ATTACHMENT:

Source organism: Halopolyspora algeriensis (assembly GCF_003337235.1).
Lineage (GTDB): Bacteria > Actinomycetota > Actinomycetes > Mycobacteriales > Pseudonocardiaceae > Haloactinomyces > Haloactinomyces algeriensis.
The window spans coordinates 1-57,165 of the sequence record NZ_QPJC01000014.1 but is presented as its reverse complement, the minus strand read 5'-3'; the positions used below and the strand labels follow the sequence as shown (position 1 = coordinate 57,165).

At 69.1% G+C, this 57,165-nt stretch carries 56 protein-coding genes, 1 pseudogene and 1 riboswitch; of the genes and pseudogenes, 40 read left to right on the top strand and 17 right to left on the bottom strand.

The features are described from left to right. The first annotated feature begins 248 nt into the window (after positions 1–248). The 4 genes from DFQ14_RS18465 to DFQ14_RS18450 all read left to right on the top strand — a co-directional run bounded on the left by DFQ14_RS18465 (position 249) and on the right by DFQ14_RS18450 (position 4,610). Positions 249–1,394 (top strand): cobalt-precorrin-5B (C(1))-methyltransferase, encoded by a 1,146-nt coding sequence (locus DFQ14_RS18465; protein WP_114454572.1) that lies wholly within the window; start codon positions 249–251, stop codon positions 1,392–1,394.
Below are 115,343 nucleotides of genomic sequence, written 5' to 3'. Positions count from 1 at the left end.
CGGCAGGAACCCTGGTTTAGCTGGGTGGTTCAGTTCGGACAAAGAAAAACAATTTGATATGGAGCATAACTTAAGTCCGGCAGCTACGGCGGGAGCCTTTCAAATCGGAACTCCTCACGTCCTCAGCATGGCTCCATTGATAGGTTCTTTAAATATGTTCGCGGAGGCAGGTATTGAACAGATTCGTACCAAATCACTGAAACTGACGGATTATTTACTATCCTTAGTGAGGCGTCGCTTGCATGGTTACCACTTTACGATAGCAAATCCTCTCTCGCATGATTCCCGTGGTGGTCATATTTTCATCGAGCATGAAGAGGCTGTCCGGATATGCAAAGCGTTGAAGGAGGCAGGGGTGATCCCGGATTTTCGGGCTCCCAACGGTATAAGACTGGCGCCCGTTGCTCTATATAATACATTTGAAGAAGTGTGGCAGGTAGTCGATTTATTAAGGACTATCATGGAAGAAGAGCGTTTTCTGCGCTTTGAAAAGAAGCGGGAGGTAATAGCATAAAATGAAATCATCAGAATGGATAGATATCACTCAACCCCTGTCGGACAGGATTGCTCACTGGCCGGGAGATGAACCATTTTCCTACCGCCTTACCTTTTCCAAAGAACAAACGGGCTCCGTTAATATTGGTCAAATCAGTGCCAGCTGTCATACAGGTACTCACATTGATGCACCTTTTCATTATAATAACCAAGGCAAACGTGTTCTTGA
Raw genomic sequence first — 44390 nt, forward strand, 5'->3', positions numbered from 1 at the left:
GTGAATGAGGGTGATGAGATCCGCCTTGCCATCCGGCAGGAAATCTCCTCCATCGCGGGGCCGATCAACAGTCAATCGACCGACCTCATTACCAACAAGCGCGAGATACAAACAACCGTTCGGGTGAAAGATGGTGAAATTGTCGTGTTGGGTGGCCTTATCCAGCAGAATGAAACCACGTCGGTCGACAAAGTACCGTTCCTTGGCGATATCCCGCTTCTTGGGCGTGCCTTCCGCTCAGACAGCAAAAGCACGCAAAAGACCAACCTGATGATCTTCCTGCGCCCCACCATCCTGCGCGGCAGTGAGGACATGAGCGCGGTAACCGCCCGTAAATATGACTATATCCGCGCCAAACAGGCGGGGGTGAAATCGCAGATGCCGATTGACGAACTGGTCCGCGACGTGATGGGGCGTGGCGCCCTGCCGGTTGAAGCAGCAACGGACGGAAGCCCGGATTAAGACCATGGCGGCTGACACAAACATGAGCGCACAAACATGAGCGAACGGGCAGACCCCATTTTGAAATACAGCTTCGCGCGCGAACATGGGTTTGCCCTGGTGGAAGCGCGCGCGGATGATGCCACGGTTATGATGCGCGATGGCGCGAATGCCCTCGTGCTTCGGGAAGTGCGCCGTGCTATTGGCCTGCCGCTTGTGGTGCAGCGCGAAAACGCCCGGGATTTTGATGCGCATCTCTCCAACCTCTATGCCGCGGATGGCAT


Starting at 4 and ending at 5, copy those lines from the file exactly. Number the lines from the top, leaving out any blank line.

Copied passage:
At 69.1% G+C, this 57,165-nt stretch carries 56 protein-coding genes, 1 pseudogene and 1 riboswitch; of the genes and pseudogenes, 40 read left to right on the top strand and 17 right to left on the bottom strand.

The features are described from left to right. The first annotated feature begins 248 nt into the window (after positions 1–248). The 4 genes from DFQ14_RS18465 to DFQ14_RS18450 all read left to right on the top strand — a co-directional run bounded on the left by DFQ14_RS18465 (position 249) and on the right by DFQ14_RS18450 (position 4,610). Positions 249–1,394 (top strand): cobalt-precorrin-5B (C(1))-methyltransferase, encoded by a 1,146-nt coding sequence (locus DFQ14_RS18465; protein WP_114454572.1) that lies wholly within the window; start codon positions 249–251, stop codon positions 1,392–1,394.